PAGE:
Dr. Doug Brugge at Elks: Impact of uranium mining in Colorado, 12/6

Dr. Doug Brugge at Elks: Impact of uranium mining in Colorado, 12/6

[click “Play” to listen to Dr. Brugge’s conversation with Susan]


Brugge-doug A Three Mile Island in Colorado?

Probably nothing that Hollywood – or lethal.

Well, maybe not.

The infamous accident  took place March 28, 1979, a partial core meltdown in a unit of the Three Mile Island Nuclear Generating Station in Pennsylvania. Three Mile Island crystallized anti-nuclear safety concerns and resulted in new regulations for the nuclear industry. According to Dr. Douglas M. Brugge, the nuclear release at Three Mile Island may explain why there is “public and policy interest in the high-technology, highly visible end of the nuclear cycle.”

At the same time, he continues: “The environmental and health consequences of the early steps in the cycle – mining, milling, and processing of uranium ore – may be less appreciated.”

Which is why the Advocacy Coalition of Telluride, in partnership with the Town of Telluride, the Pinhead Institute and the Telluride School District have invited Dr. Brugge to town. Dr. Brugge is one of the world’s experts on the toxicity and health effects of uranium exposure from mining, milling, and processing,” those “early steps.”

Dr. Brugge is speaking Monday, December 6, 6:00 p.m. at The Palm. His topic: “Dirty Secrets: The Health Effects of Uranium Mining, New Research Findings.” Earlier that same day, the professor is talking with local and regional science students.

What me worry? No one is mining in my backyard.

True, but a Canadian company, Energy Fuels, is fixing to put up a mill just down the road a piece in Paradox Valley. And if the wind blows (as usual) in our direction? Radioactive snow anyone? That melts to become our drinking water.

Cindy McFadden, a civilian-turned-activist, is a key player on the Advocacy Coalition team. While trolling the Internet for information about the impacts of uranium mining, the name “Doug Brugge” kept coming up.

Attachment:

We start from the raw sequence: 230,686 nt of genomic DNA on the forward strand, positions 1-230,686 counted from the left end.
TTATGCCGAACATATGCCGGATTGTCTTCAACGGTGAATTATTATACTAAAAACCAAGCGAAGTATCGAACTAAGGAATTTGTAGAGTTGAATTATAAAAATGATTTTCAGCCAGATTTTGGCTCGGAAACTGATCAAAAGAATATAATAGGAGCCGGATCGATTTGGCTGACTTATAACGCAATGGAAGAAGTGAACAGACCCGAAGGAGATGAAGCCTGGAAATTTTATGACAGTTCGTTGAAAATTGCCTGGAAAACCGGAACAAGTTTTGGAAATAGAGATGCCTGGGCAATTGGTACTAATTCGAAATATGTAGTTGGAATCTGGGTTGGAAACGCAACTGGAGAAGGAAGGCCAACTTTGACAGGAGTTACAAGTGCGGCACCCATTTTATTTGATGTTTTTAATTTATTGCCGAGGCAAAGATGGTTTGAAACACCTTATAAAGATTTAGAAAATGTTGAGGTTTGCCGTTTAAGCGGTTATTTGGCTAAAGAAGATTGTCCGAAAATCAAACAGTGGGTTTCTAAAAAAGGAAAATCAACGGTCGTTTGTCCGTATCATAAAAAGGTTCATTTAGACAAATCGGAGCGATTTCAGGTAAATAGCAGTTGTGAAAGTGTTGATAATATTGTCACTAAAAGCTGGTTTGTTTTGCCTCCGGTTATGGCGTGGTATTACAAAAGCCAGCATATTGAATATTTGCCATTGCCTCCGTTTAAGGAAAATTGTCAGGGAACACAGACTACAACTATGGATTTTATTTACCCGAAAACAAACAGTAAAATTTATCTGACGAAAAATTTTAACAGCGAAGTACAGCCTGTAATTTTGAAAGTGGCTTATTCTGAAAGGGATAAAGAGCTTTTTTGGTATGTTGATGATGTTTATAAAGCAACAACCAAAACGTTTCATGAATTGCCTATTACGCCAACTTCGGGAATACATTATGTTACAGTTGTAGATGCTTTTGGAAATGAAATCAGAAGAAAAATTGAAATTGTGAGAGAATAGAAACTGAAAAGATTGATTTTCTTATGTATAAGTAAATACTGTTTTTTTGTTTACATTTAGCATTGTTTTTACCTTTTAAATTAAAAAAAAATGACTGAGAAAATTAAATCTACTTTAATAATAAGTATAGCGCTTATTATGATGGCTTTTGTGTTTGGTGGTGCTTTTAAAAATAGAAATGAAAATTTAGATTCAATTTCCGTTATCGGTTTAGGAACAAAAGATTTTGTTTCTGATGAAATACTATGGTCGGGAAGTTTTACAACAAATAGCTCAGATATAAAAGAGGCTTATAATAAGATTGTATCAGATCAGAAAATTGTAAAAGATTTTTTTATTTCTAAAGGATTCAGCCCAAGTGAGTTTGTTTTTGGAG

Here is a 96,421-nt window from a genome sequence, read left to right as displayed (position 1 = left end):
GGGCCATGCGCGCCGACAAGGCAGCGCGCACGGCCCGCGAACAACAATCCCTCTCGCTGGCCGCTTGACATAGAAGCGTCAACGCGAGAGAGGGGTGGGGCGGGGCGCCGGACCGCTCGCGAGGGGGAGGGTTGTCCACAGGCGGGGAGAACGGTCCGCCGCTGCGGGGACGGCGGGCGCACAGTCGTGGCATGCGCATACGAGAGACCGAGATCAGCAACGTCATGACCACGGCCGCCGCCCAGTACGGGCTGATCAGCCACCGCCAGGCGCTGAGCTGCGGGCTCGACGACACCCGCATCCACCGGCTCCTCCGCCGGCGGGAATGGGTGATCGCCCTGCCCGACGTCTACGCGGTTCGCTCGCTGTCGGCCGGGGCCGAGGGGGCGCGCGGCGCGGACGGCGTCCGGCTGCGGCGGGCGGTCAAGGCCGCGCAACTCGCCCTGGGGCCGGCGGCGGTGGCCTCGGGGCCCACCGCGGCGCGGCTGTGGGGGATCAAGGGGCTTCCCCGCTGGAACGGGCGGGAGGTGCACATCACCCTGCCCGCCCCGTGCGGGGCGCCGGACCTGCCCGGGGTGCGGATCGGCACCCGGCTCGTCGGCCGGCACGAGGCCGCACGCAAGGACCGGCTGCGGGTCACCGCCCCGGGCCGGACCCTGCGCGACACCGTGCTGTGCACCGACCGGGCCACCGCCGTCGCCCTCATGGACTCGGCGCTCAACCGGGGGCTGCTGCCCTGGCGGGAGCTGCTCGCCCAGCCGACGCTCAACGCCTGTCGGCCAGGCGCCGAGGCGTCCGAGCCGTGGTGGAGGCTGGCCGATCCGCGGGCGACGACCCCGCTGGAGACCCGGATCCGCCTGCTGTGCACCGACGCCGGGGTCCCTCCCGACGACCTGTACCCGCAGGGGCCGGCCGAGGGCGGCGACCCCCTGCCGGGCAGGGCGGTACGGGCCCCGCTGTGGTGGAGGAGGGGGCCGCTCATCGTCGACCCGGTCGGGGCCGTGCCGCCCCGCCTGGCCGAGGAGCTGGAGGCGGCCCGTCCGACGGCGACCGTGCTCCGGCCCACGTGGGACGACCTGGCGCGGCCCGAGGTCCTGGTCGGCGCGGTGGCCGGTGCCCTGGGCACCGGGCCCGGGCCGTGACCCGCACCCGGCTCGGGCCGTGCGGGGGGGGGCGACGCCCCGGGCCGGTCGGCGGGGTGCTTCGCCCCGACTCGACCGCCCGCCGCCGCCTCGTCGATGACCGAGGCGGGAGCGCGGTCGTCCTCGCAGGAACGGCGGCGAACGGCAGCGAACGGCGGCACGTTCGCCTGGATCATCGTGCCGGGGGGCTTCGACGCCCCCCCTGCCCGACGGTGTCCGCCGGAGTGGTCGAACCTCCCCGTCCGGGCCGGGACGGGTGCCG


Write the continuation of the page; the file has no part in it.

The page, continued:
“I was most struck by the fact that Dr. Brugge grew up on the Navajo reservation. As a result, this Harvard PhD (in cellular/developmental biology), a man who holds an MS in industrial hygiene, also from Harvard, ended up studying the health effects of uranium mining on the Navajos. And the results of his investigations: not pretty,” explained McFadden. “I have a couple of contacts down in Ship Rock who are now studying the health effects of mining uranium on the families of the miners. Uranium could well be the link in  their health-related issues, because it is a fact miners bring all this radioactive and toxic material home on their clothes, constantly exposing their families. But as of yet, as far as I know, there is no conclusive scientific evidence.”

In 2002, the price of uranium was $10 a pound, but it jumped to $90 a pound in 2007. Natural disasters around the globe, including the flooding of uranium mines in Australia and Canada, contributed to the initial upsurge. Demand from China, India, and Russia became additional drivers. And today there is widespread speculation about the resurgence of nuclear power in America.  Our home state of Colorado has about 1,200 historic uranium mines, which produced over 63 million pounds of uranium between 1948 and 1978. In the past, mining and milling sites contaminated air, soil, ground and surface waters with toxic and radioactive chemicals. There is no program to clean up and/or contain the legacy of these thousands of mines.

And now Colorado is facing another boom.

Footnote: Richard Linnett recently received a Telluride Mountainfilm Commitment Grant to help him complete a documentary about the Paradox Valley uranium saga. On the film’s website, Linnett says: “The nuclear resurgence isn’t just in Colorado and Utah, and even some conservationists are getting behind the idea that nuclear is green power… The main story is about the personal stakes people have in this particular issue, and it’s about the larger issue, too; about uranium: Is it safe, is it green, is it profitable, and is it right – for the nation and the regions where it is being developed.”

And now let’s hear it from Dr. Brugge. To preview his talk, click the “play” button.

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